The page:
Dog -- Keeper -- Law and Fact.
In an action against the owner of a farm to recover for an injury from the bite of a dog belonging to one of the farm laborers who lived thereon, if certain material facts with the inferences to be drawn from the facts in proof are in controversy, and there is evidence that the defendant simply acquiesced in the keeping of the dog on the farm, and had nothing whatever to do with it, the defendant cannot be said, as matter of law, to be the keeper of the dog.
TORT, to recover damages for injuries resulting from the bite of a dog. Trial in the Superior Court, before Thompson, J., who reported the case for the determination of this court.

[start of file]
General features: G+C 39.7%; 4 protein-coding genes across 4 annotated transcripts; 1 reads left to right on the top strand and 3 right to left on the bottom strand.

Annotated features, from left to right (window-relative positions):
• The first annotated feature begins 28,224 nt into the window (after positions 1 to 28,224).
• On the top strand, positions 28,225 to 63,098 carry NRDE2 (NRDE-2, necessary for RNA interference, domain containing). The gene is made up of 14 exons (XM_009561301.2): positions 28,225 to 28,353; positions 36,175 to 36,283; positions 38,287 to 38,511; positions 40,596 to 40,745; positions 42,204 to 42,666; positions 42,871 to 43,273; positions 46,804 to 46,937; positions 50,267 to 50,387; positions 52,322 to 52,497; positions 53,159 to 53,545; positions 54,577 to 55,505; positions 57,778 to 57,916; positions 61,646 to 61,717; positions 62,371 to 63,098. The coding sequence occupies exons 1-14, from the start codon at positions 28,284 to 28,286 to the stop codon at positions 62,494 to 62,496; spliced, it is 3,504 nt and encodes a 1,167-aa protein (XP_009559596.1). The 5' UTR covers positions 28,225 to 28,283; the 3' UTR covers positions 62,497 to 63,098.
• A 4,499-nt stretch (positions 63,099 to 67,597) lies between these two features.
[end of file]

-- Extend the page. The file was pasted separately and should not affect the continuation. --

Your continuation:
The following facts appeared in evidence, or were admitted. The dog in question was the property of one Rogers, who had been in the employ of the defendant for a number of years and lived with him upon his farm. In 1882 Rogers bought the dog and brought it to the farm, and, without any permission from the defendant other than simple acquiescence, continued to keep the dog upon the farm until 1889, when it bit the plaintiff. The evidence was largely to the point that the dog frequented all parts of the house and the farm, and often had been seen with the defendant and with Rogers, and with all the men that had ever worked there, and would follow them all. Rogers had the dog licensed annually, and paid the license fee. Two witnesses, one of them a physician who had visited the defendant frequently and the other an assessor of taxes who visited the farm every year, both testified that they had never heard the defendant give any directions about or concerning the dog. Rogers testified